SCRAPPY PROJECT MANAGEMENT
Project Management Dialogues with ATTITUDE!
This Month's Featured Noggin' Floggin':
Overcoming "Last Century" Thinking: Powerful Metaphors for What Happens in the Real World
Another noggin' floggin' by Kimberly M. Wiefling, M.S.
As a kid, when I first studied how the world worked I learned that light was a wave, atoms were made of particles called protons, neutrons and electrons, and you could take apart a clock to figure out how it worked. But as my education progressed, I learned that the world was a bit more complicated than the simple models I'd been taught. Light wasn't really a wave, at least not all the time. Protons, neutrons and electrons weren't exactly billiard ball-like particles. And while you can figure out how a clock works by examining its guts, the same isn't true of a flock of birds. Over the past decade I've read three books that have further broadened—or warped, depending on your perspective—my mental models about how the world (including a project) operates:
- Chaos: Making a New Science, by James Gleick
- Complexity: The Emerging Science at the Edge of Order and Chaos, by M.Mitchell Waldrop
- A New Kind of Science, Stephen Wolfram's enormous tome (1200 pages, which I scanned more than read)
Complexity opened my mind to self-organizing systems of interdependent entities (called "agents"), and the highly complex results that could emerge quite naturally from the collective behavior of simple agents (for example, complex structures built by simple termites). A representation of complex adaptive systems, from Wikipedia Commons
A New Kind of Science helped me realize that even vastly complicated phenomenon in nature could be recreated by a very simple set of rules applied recursively, and got me thinking that seemingly complex happenings around me (like the unfolding of a project) might be produced by some relatively uncomplicated underlying principles.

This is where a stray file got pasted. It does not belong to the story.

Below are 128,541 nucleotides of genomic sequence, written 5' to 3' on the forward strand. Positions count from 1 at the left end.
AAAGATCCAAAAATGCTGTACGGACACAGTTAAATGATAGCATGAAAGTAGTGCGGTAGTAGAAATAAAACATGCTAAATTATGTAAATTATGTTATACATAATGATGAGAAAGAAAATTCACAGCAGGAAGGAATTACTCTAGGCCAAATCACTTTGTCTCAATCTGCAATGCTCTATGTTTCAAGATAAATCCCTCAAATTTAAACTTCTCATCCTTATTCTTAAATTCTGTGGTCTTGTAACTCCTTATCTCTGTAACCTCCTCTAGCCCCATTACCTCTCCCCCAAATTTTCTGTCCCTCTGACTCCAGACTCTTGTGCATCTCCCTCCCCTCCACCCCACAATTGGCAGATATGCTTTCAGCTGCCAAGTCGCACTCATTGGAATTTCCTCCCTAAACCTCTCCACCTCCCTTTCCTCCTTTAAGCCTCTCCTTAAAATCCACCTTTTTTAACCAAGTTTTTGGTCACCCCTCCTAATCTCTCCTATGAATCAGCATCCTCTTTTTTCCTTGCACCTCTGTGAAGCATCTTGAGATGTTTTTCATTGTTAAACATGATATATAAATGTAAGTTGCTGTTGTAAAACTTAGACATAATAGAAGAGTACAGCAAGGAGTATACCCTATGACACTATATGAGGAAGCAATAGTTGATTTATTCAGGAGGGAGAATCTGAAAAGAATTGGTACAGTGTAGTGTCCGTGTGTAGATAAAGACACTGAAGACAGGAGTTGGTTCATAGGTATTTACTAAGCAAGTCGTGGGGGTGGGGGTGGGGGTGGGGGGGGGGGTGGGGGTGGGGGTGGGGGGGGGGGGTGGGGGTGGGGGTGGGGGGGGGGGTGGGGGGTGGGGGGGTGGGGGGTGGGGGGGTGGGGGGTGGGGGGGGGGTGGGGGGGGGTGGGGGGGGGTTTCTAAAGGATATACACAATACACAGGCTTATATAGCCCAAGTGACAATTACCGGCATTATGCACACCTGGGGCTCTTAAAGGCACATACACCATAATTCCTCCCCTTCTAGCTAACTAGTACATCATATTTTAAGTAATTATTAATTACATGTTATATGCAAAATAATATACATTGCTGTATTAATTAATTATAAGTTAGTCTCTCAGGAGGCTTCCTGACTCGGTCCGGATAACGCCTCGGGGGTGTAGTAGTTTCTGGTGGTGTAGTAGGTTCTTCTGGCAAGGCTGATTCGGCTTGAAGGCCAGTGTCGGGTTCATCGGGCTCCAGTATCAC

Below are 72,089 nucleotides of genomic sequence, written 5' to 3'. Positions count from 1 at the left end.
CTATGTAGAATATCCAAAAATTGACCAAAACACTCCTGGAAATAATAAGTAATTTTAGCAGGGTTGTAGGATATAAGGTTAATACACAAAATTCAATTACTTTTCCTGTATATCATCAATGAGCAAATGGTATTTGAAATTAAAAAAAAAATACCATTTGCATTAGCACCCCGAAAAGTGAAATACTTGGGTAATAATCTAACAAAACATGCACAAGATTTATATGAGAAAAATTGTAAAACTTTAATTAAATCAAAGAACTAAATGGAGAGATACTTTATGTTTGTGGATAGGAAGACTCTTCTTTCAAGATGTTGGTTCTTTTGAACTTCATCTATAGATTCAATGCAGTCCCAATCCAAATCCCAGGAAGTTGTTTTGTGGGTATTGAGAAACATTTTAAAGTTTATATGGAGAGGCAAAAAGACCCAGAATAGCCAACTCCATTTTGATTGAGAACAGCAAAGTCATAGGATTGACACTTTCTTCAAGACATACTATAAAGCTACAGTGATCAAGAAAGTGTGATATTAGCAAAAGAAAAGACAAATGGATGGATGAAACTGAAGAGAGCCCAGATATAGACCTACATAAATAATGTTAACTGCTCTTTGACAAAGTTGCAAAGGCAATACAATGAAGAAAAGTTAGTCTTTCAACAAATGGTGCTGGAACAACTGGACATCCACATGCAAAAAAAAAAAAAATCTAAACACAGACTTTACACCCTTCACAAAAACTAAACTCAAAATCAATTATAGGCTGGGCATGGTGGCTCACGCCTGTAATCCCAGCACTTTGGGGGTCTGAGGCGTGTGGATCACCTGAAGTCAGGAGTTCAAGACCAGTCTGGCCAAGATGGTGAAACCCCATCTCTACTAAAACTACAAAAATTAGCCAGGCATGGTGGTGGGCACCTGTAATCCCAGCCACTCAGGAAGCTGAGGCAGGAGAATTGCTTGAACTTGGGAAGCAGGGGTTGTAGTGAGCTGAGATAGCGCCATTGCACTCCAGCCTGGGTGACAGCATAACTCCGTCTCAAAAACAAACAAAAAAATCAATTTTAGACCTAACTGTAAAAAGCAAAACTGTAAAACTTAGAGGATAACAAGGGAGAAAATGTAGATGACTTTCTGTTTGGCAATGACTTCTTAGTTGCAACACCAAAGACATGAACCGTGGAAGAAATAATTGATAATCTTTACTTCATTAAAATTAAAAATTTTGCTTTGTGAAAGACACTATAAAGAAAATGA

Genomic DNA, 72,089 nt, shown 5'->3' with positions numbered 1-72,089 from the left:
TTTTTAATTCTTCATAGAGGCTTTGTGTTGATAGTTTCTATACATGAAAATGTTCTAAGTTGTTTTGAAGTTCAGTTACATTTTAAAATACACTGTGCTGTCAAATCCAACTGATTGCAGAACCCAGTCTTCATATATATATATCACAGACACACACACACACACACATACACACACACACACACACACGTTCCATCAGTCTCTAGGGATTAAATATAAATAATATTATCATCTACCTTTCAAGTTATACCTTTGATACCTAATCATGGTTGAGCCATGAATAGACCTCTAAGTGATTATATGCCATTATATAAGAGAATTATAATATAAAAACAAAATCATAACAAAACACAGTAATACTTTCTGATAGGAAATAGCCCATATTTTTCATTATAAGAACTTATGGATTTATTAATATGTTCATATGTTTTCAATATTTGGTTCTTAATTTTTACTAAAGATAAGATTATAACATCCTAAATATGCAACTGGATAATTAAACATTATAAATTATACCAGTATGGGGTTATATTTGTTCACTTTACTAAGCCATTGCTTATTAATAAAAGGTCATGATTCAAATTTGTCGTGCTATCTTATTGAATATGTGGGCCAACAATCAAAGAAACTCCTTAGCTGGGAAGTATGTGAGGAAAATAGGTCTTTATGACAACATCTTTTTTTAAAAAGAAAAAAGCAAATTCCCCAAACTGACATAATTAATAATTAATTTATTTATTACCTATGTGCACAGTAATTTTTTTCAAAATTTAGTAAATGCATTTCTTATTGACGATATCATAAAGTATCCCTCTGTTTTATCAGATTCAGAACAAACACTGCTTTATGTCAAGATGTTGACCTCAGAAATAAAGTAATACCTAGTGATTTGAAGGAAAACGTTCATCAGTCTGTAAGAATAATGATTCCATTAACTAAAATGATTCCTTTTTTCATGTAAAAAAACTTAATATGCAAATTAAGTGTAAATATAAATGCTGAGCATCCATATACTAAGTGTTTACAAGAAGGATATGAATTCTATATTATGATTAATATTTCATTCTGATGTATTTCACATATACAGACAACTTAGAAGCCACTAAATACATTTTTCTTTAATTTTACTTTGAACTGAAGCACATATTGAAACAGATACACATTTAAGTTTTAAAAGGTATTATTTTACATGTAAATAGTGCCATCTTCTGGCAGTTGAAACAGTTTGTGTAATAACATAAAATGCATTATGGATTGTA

As a result of these mind-bending experiences—a natural extension of my education as a physicist—I stopped thinking about the world as a machine which could be dissected into its component parts, and started appreciating "wholeness" and the nonlinear, highly interdependent nature of the world in which we live. This change in my thinking hasn't made me a better bowler or saved me money on my taxes, but it does help me attack problems that seem impossible and make progress on them, as I no longer expect to see a direct connection between my actions and the end result.
Because I encounter a lot of people who operate as if the world behaves in a linear way, my perspective sometimes gets me into trouble. I was recently asked how a particular exercise in a project leadership workshop contributed to achieving the workshop goals. People are understandably curious, but I was a bit annoyed. What perturbed me was the underlying linear, reductionist thinking that their question revealed, all too common in the business world. Would I really be expected to show a direct cause-and-effect link between everything I did in a workshop and the potential impact it would have on a particular participant's leadership development? It reminded me of the times I'd been asked to justify one or another project risk mitigation expense and how exactly it would shorten the project duration. Thoroughly explaining it would take more time than just doing it.
The sort of thinking embedded in these kinds of questions is at odds with concepts of wholeness, interdependence, complexity, nonlinear behavior, and emergence. This may sound rather like New Age jargon, but it's far better suited to explaining human beings and other natural phenomenon than simplistic views of the world. These ideas provide powerful alternatives to traditional mechanistic models, and I think that they can enable us to be better project leaders. Let's take a look at three interesting concepts that I've found to be powerful metaphors in project leadership and management: